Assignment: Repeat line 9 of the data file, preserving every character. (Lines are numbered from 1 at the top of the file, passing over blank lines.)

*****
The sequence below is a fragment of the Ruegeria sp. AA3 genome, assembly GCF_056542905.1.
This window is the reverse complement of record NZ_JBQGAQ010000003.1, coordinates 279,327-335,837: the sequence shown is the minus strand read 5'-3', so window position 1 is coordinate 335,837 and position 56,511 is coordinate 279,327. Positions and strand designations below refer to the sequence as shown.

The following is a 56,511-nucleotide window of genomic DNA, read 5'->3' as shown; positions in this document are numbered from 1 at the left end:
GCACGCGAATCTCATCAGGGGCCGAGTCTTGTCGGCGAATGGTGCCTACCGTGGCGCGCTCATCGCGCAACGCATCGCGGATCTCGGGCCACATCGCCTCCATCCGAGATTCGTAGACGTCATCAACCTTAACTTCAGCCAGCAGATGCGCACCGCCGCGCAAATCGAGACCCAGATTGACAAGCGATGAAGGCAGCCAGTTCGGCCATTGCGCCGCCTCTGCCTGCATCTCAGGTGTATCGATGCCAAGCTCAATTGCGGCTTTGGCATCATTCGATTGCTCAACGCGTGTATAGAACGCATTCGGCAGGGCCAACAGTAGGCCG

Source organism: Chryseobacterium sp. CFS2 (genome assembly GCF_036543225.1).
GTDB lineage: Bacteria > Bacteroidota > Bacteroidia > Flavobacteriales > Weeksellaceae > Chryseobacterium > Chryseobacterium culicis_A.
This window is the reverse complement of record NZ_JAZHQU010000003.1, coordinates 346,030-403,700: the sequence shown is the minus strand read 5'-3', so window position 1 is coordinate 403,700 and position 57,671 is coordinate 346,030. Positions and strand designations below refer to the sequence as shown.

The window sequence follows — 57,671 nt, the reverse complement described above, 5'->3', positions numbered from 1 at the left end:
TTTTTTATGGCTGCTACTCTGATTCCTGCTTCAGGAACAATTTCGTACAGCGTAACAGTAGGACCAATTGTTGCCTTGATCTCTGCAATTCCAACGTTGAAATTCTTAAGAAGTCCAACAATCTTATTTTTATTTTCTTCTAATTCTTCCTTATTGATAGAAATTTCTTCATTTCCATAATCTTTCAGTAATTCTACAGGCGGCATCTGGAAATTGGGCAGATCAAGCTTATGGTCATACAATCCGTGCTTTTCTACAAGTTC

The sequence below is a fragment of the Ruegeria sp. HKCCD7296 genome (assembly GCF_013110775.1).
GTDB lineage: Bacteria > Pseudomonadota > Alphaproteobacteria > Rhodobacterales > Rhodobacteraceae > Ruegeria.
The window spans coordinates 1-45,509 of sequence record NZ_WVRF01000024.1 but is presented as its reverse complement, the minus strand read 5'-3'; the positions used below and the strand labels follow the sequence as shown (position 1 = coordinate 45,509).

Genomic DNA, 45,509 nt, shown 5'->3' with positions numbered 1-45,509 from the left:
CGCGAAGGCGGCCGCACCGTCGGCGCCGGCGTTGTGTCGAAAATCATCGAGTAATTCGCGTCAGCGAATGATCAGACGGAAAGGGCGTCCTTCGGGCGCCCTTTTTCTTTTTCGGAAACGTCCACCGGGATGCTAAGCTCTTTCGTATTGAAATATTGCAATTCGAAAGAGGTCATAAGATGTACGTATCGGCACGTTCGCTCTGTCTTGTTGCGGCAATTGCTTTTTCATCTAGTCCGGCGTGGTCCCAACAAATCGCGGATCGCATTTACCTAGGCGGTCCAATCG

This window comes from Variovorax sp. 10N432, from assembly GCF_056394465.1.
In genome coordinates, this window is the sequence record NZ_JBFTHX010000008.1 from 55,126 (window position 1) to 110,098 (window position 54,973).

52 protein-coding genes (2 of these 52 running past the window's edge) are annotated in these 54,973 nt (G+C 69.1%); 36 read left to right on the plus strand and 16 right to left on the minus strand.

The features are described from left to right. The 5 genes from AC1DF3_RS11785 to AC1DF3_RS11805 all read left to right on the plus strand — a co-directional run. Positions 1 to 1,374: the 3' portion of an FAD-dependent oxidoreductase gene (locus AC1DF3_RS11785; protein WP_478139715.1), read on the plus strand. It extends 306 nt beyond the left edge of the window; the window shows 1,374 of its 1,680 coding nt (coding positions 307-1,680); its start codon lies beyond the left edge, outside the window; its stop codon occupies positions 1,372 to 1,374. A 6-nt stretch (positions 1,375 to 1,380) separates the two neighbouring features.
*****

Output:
TTTTTTATGGCTGCTACTCTGATTCCTGCTTCAGGAACAATTTCGTACAGCGTAACAGTAGGACCAATTGTTGCCTTGATCTCTGCAATTCCAACGTTGAAATTCTTAAGAAGTCCAACAATCTTATTTTTATTTTCTTCTAATTCTTCCTTATTGATAGAAATTTCTTCATTTCCATAATCTTTCAGTAATTCTACAGGCGGCATCTGGAAATTGGGCAGATCAAGCTTATGGTCATACAATCCGTGCTTTTCTACAAGTTC